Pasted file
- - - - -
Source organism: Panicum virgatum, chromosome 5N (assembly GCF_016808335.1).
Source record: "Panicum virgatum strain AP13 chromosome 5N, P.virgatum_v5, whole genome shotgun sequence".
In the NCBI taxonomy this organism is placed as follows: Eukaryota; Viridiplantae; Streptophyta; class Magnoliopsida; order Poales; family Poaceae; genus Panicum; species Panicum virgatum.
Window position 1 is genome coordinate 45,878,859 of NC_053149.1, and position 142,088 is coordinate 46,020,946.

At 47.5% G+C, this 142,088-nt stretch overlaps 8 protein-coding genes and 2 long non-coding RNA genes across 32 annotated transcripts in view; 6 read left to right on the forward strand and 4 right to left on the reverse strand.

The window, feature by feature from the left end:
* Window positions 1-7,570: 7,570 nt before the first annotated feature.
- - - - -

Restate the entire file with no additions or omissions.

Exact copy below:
Source organism: Panicum virgatum, chromosome 5N (assembly GCF_016808335.1).
Source record: "Panicum virgatum strain AP13 chromosome 5N, P.virgatum_v5, whole genome shotgun sequence".
In the NCBI taxonomy this organism is placed as follows: Eukaryota; Viridiplantae; Streptophyta; class Magnoliopsida; order Poales; family Poaceae; genus Panicum; species Panicum virgatum.
Window position 1 is genome coordinate 45,878,859 of NC_053149.1, and position 142,088 is coordinate 46,020,946.

At 47.5% G+C, this 142,088-nt stretch overlaps 8 protein-coding genes and 2 long non-coding RNA genes across 32 annotated transcripts in view; 6 read left to right on the forward strand and 4 right to left on the reverse strand.

The window, feature by feature from the left end:
* Window positions 1-7,570: 7,570 nt before the first annotated feature.